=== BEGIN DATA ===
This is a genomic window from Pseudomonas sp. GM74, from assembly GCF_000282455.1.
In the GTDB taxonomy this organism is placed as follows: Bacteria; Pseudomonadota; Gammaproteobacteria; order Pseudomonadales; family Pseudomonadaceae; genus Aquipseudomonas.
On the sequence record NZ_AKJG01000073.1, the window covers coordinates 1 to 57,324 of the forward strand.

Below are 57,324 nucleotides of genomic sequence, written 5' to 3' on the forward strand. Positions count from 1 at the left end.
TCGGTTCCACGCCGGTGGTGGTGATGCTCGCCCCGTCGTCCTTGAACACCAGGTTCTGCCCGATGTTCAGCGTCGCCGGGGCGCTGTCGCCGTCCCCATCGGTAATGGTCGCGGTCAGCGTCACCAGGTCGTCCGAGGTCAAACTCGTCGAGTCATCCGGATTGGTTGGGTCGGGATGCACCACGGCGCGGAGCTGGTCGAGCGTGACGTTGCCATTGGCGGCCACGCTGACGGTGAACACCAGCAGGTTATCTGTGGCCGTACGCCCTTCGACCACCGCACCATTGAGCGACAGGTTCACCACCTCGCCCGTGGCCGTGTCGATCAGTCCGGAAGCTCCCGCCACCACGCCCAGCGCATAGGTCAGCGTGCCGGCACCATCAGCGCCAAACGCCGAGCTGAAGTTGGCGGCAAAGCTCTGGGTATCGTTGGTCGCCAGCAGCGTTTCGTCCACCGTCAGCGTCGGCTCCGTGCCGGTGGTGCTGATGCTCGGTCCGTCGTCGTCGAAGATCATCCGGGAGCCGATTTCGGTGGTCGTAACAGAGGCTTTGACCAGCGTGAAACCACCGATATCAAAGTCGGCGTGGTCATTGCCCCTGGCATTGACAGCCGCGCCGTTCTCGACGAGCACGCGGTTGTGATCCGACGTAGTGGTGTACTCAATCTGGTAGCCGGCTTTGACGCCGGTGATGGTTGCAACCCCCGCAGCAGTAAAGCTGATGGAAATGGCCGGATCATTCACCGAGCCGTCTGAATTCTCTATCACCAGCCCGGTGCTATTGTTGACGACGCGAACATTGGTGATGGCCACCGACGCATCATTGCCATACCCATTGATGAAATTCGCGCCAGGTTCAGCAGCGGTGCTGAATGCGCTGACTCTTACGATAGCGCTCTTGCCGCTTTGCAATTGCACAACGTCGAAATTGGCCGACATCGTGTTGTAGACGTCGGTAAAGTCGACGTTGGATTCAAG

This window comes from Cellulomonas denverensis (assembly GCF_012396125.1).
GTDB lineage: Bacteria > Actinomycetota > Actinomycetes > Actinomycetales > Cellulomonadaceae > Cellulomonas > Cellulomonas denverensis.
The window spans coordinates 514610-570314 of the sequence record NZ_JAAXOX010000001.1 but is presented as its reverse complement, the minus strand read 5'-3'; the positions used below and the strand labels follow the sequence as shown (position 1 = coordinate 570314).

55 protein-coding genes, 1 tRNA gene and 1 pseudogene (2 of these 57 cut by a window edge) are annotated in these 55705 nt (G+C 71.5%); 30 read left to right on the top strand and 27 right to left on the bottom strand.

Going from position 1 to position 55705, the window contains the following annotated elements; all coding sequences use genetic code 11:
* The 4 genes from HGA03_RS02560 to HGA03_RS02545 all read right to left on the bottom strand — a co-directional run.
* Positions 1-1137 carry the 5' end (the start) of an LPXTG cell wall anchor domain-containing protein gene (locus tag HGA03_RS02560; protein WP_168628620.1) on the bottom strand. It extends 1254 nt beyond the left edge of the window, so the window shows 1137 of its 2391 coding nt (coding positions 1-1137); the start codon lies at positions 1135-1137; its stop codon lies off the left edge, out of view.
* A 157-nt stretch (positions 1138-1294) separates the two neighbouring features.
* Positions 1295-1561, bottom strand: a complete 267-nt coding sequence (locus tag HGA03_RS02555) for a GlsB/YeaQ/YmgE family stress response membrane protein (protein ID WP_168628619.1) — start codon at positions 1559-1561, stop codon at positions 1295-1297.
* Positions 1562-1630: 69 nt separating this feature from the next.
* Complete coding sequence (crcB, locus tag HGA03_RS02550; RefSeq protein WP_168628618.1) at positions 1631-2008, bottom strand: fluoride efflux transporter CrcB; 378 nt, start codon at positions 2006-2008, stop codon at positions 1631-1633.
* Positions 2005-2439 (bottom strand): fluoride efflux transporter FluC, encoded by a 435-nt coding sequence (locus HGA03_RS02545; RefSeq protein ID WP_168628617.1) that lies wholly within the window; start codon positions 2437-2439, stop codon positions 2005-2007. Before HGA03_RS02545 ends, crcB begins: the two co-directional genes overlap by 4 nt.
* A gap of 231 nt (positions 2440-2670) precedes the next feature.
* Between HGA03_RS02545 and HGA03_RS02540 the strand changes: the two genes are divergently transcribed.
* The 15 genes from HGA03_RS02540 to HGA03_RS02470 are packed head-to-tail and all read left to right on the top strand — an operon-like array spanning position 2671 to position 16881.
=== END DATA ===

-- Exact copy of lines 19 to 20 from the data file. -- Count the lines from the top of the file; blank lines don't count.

* Between HGA03_RS02545 and HGA03_RS02540 the strand changes: the two genes are divergently transcribed.
* The 15 genes from HGA03_RS02540 to HGA03_RS02470 are packed head-to-tail and all read left to right on the top strand — an operon-like array spanning position 2671 to position 16881.